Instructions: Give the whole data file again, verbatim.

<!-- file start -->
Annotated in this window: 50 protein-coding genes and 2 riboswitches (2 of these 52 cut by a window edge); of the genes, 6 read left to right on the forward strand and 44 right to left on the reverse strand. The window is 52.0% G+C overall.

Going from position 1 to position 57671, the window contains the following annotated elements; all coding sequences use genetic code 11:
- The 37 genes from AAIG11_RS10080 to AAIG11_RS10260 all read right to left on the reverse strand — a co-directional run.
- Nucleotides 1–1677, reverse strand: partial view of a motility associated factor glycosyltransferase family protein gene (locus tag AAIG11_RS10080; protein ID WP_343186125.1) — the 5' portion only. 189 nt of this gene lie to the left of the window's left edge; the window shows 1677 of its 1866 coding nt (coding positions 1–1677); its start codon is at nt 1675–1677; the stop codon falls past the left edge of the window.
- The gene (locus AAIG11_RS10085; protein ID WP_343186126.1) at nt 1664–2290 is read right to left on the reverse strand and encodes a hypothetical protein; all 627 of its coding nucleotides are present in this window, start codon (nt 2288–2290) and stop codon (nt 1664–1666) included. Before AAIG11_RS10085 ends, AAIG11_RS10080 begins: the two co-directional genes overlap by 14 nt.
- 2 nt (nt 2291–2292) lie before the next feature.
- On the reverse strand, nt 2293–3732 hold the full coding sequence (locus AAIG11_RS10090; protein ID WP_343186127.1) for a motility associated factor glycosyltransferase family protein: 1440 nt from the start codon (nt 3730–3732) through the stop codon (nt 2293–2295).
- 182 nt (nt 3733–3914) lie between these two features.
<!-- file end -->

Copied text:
Annotated in this window: 50 protein-coding genes and 2 riboswitches (2 of these 52 cut by a window edge); of the genes, 6 read left to right on the forward strand and 44 right to left on the reverse strand. The window is 52.0% G+C overall.

Going from position 1 to position 57671, the window contains the following annotated elements; all coding sequences use genetic code 11:
- The 37 genes from AAIG11_RS10080 to AAIG11_RS10260 all read right to left on the reverse strand — a co-directional run.
- Nucleotides 1–1677, reverse strand: partial view of a motility associated factor glycosyltransferase family protein gene (locus tag AAIG11_RS10080; protein ID WP_343186125.1) — the 5' portion only. 189 nt of this gene lie to the left of the window's left edge; the window shows 1677 of its 1866 coding nt (coding positions 1–1677); its start codon is at nt 1675–1677; the stop codon falls past the left edge of the window.
- The gene (locus AAIG11_RS10085; protein ID WP_343186126.1) at nt 1664–2290 is read right to left on the reverse strand and encodes a hypothetical protein; all 627 of its coding nucleotides are present in this window, start codon (nt 2288–2290) and stop codon (nt 1664–1666) included. Before AAIG11_RS10085 ends, AAIG11_RS10080 begins: the two co-directional genes overlap by 14 nt.
- 2 nt (nt 2291–2292) lie before the next feature.
- On the reverse strand, nt 2293–3732 hold the full coding sequence (locus AAIG11_RS10090; protein ID WP_343186127.1) for a motility associated factor glycosyltransferase family protein: 1440 nt from the start codon (nt 3730–3732) through the stop codon (nt 2293–2295).
- 182 nt (nt 3733–3914) lie between these two features.